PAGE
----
Customer satisfaction with mobile commerce appears to be gradually improving year-on-year, to the extent that the m-commerce experience is almost considered to be on par with desktop.

The findings come from a survey by Foresee, which has been examining satisfaction scores from visitors to 40 of the largest UK mobile retail websites and apps in the UK since 2010.

It found that customer satisfaction with desktop websites in the UK scored 74 on the study’s 100-point scale, compared to 72 for mobile retail experiences.

The difference between the two channels has dropped steadily from five points to just two points in three years.

The findings obviously raise two possibilities – either shoppers are becoming more used to m-commerce so are naturally more satisfied with the experience, or retailers have adapted and improved the user experience.

In truth it’s probably a mixture of the two, but the end result is that businesses without a mobile commerce platform of some sort are potentially missing out on a growing segment of customers that could otherwise make purchases and recommendations.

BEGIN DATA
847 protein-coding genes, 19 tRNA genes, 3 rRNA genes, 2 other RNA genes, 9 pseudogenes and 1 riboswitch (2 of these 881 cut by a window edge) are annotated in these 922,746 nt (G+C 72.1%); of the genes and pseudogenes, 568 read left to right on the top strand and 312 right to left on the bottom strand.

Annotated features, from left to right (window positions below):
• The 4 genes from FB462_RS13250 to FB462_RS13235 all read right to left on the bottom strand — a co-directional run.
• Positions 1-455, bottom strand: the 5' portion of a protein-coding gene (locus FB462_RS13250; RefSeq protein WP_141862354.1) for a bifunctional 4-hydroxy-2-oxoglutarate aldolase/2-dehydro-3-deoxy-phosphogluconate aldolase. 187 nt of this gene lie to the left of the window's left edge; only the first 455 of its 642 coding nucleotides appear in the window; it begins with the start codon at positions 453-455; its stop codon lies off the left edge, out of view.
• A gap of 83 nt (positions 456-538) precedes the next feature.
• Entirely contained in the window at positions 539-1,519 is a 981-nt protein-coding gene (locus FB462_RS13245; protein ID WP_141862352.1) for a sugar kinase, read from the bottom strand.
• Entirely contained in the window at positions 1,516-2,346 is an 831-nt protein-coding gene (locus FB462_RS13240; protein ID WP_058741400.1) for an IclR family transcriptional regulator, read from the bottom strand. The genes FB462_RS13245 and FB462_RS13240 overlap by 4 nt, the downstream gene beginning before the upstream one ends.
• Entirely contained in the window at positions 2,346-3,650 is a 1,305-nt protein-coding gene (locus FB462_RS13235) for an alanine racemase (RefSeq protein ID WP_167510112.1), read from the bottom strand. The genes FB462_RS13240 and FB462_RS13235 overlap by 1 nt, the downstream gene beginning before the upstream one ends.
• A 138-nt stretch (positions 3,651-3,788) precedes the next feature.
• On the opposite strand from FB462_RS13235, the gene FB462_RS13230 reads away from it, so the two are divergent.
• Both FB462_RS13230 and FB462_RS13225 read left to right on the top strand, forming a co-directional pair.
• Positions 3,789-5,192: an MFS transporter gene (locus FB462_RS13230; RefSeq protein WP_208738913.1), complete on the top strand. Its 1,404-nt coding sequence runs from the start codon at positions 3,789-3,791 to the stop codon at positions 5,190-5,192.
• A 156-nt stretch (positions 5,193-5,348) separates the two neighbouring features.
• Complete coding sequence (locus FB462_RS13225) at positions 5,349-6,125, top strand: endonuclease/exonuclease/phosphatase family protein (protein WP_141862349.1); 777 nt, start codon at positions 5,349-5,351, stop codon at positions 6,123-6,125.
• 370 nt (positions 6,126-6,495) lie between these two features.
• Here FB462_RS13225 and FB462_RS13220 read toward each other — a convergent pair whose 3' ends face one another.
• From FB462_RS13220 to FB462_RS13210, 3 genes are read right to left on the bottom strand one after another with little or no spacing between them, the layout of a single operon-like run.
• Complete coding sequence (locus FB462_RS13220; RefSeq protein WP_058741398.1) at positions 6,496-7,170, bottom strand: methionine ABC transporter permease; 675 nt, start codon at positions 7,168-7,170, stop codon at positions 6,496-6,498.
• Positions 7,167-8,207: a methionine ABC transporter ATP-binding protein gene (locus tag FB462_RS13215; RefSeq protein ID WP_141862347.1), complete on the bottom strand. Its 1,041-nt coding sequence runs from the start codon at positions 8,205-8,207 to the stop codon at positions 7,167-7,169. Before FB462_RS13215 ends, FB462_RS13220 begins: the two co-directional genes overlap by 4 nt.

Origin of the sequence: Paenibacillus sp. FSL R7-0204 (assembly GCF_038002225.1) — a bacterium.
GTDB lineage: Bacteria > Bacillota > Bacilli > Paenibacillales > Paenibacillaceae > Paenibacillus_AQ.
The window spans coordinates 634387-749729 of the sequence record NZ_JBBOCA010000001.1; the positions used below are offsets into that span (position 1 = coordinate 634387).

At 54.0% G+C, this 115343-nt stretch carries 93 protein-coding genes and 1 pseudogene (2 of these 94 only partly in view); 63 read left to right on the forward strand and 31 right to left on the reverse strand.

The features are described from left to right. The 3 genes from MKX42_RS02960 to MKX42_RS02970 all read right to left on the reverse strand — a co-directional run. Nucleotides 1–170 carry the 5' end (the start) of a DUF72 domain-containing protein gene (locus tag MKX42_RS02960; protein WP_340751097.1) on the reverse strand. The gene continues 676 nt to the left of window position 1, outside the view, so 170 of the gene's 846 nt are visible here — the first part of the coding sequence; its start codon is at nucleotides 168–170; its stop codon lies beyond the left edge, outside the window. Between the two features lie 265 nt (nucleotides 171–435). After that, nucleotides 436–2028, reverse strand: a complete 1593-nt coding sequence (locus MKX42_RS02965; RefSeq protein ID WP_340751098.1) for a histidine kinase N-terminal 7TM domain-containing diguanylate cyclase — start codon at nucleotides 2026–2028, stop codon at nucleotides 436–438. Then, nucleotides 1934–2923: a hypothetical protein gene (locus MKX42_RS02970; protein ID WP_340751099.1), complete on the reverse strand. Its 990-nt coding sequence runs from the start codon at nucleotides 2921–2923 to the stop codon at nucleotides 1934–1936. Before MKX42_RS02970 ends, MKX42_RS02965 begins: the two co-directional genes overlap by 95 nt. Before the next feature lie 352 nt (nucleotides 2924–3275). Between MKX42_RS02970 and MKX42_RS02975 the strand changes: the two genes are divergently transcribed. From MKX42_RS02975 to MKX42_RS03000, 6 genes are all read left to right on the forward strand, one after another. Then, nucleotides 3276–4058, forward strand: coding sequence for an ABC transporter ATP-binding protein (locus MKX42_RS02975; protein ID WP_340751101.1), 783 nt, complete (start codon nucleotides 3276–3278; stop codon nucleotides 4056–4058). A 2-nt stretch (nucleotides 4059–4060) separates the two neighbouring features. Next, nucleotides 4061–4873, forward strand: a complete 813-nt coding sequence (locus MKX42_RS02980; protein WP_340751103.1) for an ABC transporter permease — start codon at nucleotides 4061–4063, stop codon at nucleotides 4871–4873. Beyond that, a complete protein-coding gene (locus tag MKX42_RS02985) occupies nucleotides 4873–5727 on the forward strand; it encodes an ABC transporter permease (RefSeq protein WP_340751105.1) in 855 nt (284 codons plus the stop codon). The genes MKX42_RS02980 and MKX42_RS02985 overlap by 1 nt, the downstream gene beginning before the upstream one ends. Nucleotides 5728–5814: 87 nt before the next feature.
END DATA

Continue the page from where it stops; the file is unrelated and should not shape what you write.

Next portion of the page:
That said, the research also underlines the fact that a vast majority of online shopping is carried out using a desktop computer. Most consumers (87%) use a home computer to shop online, although one in five use a smartphone (12%) or a tablet (9%).

Foresee’s survey also asked respondents how they use their mobile phone in-store. While 40% of people admitted to ‘showrooming’, a majority of this group (74%) said that they use their phone to access the store’s own website.

In comparison only 34% said they accessed a competitor’s website, which lends weight to the argument that retailers should be making it easier for shoppers to access the internet while in-store, potentially by offering free Wi-Fi.

Foresee’s survey roughly tallies with data from previous studies into showrooming. Our Christmas 2012 Online Shopping Survey found that one in five (21%) of UK respondents admitted to using their phone in-store.

While this is lower than the 40% stated in Foresee’s data, it needs to be noted that our question was asked to all respondents, so including those who don’t own a smartphone, while Foresee only asked smartphone owners.

Finally, the data also highlights the fact that mobile platforms are primarily used for research rather than actually making a purchase.

The most popular activity is to look up price information about a product (51%), followed by comparing different products (32%) and looking up product specifications. In comparison just 14% said that they used mobile sites or apps to make a purchase.